UK Border Force staffing rosters are made on the assumption that e-gates will be taking care of, typically, 75 per cent of passengers.

This isn’t the first failure of this kind…

The worst collapse of the e-gates was over the late May bank holiday weekend in 2023, when a software upgrade went awry.

Within the past two weeks, another relatively brief e-gates failure in the late afternoon led to queues of up to two hours at Edinburgh, Manchester, Bristol and other airports.

Do we have any idea what caused it?

No. All that a Home Office spokesperson would say on the subject is: ”At no point was border security compromised and there is no indication of malicious cyber activity.”

Are flights back to normal?

Yes. The fear at Heathrow was that the system wouldn’t be fixed in time for the first wave of arrivals. Each morning, around 10,000 passengers arrive every hour at the UK’s biggest airport.

Had the airlines been ordered to keep people on planes to avoid overcrowding, departing passengers would have been unable to board those planes on schedule, which would in turn block gates and potentially lead to cancellations. Many passengers transferring to domestic flights would have missed connections.

Fortunately, the problem was solved with several hours to spare. The Home Office spokesperson said: “E-gates at UK airports came back online shortly after midnight. We apologise to travellers caught up in disruption and thank our partners, including airlines for their co-operation and support.”

Are passengers entitled to any compensation?

No, because this was clearly beyond the airlines’ control. Travellers who incurred extra costs for taxis or airport hotels may possibly be able to claim on travel insurance.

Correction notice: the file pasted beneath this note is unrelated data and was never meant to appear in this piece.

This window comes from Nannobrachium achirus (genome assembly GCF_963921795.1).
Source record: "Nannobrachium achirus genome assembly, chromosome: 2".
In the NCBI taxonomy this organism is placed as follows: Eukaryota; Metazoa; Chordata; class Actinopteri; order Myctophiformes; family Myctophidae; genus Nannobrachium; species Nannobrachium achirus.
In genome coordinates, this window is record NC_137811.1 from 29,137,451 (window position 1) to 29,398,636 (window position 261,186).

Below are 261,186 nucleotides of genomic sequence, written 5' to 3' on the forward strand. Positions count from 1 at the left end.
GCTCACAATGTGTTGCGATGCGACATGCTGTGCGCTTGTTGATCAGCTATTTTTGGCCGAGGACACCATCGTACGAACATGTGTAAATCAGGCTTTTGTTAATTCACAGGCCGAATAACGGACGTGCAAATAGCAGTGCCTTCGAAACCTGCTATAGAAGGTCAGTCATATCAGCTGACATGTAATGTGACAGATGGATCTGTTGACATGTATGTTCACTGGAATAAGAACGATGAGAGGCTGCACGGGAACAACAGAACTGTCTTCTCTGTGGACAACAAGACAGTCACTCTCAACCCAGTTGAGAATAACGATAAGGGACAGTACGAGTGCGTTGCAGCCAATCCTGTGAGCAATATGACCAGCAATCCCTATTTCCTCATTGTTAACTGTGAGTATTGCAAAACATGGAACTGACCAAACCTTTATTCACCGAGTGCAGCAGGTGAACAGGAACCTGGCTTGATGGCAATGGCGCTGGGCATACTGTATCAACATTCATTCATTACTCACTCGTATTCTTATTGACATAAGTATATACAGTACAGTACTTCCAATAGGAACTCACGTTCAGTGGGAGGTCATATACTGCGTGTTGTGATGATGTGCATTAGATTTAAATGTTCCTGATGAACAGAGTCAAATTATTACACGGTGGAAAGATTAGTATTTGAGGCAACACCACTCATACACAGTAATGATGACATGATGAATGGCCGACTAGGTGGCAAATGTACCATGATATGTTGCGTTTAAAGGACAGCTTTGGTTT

What will be done to ensure there is no repeat?

It is not clear but senior figures are demanding action. Julia Lo Bue-Said, chief executive of the Advantage Travel Partnership, said: “If we are to rely heavily on technology, there needs to be sufficient investment in the technologies used in travel to ensure that these systems run smoothly and robust contingency plans in place to avoid any unnecessary disruption to travellers.”

Lord Foster of Bath, chair of the Lords justice and home affairs committee, said: “The nationwide failure of e-gates is deeply concerning.

“Technology invariably fails but the e-gates systems have experienced a number of problems recently. Border Force staff must be equipped and trained to deal with such situations when they arise. Minimising disruption to passengers is important but the security of the borders must remain the top priority.

“The government’s ambition is to have ‘the most effective border in the world’. In order to achieve this ambition, the government must get the fundamentals right – and it must be prepared to learn the appropriate lessons when things go wrong.”

The direction of travel is towards more automation, with plans to introduce “passportless” facial recognition. Phil Douglas, director-general of the UK Border Force, is aiming for “much more frictionless facial recognition than we currently do”.

The aim is to upgrade the current e-gates system so that arriving passengers can keep their passports in their pockets and be admitted to the UK simply by looking into a camera.